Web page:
Monthly Archives: April 2011

S. Korea court upholds military ban on gay behavior

The following is the newspaper content I quoted from the Yahoo! News.

SEOUL (AFP) – South Korea’s Constitutional Court on Thursday upheld a military law banning homosexual behaviour, saying the need to maintain discipline takes precedence over individual sexual freedom.

In a 5-4 split decision, the court ruled that the military criminal code which punishes homosexual behaviour with up to one year in prison is constitutional.

“The legal code cannot be seen as discrimination against gays because such behaviour, if left unchecked, might result in subordinates being harassed by superiors in military barracks,” it said in a statement.

The law’s purpose was to ensure discipline within the whole military organisation, the court said.

The ruling came after an army military court filed a petition with the Constitutional Court. It asked whether the military criminal code, written in 1962, was discriminatory against gay soldiers and thus unconstitutional.

Homosexuality is not illegal under the civil legal code.

Still, we have long ways to go.

Hyun Woo

Violence against School Girls in Afghanistan and Pakistan

By Jessica Anderson

From 1996 through 2001, the Taliban banned education for girls in Afghanistan.  Afterward, remnants of the Taliban continued to attack and destroy girls’ schools.  Violence against schoolgirls is so extreme that 80% of schools in southern Afghanistan have been closed. In many ways, the situation is improving today. Girls in Afghanistan may now attend school in previously controlled fundamentalist states with 1.14 million girls currently listed as enrolled. In other areas  however, as few as three percent of the student population is female, As more opportunities have become available for girls and women in Afghanistan and Pakistan,  the dangers of pursuing those opportunities have also increased, and those girls who do attempt to attend school, face many dangers and horrors.. Recent news reports document campaigns of violence and terror where girls are psychologically and physically tortured in an effort keep them from being educated in order to maintain the social hierarchy.  Fundamentalists have resorted to gas attacks on the girls, destroying the schools by bombing or burning, and throwing of sulfuric acid into the schoolgirls’ faces.  Though the majority of such incidents are reported from Afghanistan and Pakistan, similar issues occur in other states dominated by conservative governments. Sadly, the world is largely ignorant of the trials these girls face; they need help in their fight for the right to education.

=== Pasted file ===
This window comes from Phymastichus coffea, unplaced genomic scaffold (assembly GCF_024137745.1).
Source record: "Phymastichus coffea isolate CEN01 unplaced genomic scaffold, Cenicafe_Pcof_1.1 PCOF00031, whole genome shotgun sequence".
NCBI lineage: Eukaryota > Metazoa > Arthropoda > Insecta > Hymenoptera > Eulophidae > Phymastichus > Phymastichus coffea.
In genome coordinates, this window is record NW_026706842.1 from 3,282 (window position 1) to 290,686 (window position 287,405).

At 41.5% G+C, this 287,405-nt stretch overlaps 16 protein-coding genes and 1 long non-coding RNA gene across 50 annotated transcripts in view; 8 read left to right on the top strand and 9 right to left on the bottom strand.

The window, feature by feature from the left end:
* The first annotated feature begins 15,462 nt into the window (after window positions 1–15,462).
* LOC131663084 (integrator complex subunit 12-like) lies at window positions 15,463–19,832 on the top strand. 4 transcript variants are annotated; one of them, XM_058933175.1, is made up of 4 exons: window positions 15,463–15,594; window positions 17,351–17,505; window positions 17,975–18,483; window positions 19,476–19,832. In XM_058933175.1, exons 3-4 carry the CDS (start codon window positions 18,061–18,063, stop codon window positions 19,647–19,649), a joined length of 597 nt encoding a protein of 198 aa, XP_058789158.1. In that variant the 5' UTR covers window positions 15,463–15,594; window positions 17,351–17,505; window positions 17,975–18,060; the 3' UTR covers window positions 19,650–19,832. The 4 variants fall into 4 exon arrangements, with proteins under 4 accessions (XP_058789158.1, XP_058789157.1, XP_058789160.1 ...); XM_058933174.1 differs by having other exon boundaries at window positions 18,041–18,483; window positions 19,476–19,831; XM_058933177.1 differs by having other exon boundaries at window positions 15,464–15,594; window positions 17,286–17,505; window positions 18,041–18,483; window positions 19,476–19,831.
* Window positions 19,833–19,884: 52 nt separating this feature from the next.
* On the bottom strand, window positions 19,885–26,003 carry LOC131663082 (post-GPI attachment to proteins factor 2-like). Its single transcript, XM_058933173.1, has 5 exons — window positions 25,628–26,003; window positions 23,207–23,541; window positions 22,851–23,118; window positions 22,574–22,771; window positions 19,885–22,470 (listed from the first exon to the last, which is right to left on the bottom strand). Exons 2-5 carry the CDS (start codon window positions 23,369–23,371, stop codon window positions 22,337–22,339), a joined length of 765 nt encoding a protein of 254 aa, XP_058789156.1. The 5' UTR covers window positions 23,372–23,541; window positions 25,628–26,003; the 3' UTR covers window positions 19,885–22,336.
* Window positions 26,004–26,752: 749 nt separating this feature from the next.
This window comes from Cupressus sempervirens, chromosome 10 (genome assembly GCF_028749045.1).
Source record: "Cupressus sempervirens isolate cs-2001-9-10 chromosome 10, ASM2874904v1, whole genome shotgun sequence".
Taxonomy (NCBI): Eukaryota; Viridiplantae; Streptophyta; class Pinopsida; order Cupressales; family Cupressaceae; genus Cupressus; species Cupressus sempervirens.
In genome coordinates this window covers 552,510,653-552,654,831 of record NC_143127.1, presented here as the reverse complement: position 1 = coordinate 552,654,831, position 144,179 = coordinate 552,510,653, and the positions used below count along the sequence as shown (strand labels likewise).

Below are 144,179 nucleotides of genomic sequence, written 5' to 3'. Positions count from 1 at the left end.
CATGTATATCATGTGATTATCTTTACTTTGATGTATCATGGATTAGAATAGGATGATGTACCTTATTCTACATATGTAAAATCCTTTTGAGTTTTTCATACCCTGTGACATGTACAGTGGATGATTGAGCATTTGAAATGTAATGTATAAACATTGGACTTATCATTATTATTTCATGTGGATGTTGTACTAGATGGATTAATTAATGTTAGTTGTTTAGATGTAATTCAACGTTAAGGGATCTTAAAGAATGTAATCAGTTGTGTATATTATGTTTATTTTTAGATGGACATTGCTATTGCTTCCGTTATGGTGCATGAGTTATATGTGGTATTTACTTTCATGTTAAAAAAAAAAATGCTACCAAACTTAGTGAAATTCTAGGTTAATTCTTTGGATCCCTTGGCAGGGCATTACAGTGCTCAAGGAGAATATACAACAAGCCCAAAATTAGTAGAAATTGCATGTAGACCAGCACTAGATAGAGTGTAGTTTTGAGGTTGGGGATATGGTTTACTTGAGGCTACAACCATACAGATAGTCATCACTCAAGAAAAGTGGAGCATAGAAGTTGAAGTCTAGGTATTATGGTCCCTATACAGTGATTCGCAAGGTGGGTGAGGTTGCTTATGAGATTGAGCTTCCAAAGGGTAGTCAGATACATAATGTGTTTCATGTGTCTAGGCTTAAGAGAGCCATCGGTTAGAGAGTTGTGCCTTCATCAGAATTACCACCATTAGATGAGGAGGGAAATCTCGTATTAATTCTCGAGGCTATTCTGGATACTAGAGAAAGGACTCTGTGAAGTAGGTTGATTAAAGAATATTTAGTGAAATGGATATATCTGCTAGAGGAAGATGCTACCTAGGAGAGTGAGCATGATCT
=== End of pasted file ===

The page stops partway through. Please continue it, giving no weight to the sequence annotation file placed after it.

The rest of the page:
Gas attacks on girls’ schools are becoming more common.  Poison gas is a low investment/ high yield method, meaning small amounts of inexpensive gas can be used to severely sicken tens of girls.  In 2009 in Afghanistan, over one hundred female students were sickened with five girls so ill they slipped into comas. Others suffered dizziness, vomiting, and loss of consciousness. Taliban insurgents were blamed.  Psychologically, girls in schools are on edge and quick to react to threats.  At Totia High School, hundreds of Afghani girls were injured during a gas scare.  Terrified girls ran from classrooms and jumped from windows in an attempt to evacuate the building.  Forty-six girls were treated for gas poisoning; twenty-six were unconscious for over two hours.  Perhaps the most physically and psychologically traumatic assault on girls in education is the acid attack.  Sulfuric acid, usually thrown in the face, causes skin to melt, and sometimes dissolves the bones the melting skin uncovers.  An attack of this nature takes a tremendous amount of time to physically heal.  Indeed, the disfigurement, itself, can destroy a victim psychologically.    Most women do not report an attack because they fear ostracism or further assault.  Acid attacks were first noted in the 1990s when multiple women were assaulted in a short time span.  In Afghanistan in 2008, fifteen girls on their way home from school were squirted with acid by assailants on motorbikes. At the Mirwais School for Girls in Afghanistan, acid thrown in one girl’s face caused such severe damage that she was sent to a clinic outside the country for treatment.

The gunmen are not crazy men off the street; they are soldiers, policemen, and warlords.  Many answer directly to high-level government officials.  If these are the perpetrators, who can the girls turn to for help?   The first step to change is public awareness on the nature and scope of this problem.  International attention often creates the pressure needed to make a government acknowledge a problem and begin making changes needed to protect and help victims.   Small local activist organizations can make their voices heard to a government that is not listening by contacting larger human rights organization, such as UNICEF.  Governments must make it clear that violence against women is unacceptable. These acts of brutality cannot be ignored; nations that have laws against such attacks must enforce them.  Nations that have no laws protecting the victims and punishing the attackers must make them.  Girls have the right to education regardless of religion or cultural beliefs. For the victims it is too late for, safe houses or institutions that can assist with the trauma of such violence helping to rehabilitate the survivors.

Jessica Anderson is an MA student in Anthropology at East Carolina University. She is also the Director of the Twilight Program in the Carteret County Schools.

Gendering the Immigration Debate

In today’s New York Times, there are two pieces regarding immigration and Latinos — unrelated articles, but developments to pay attention to.

First is the announcement that Obama is going to recruit Latina actresses to help promote his ideas for immigration reform.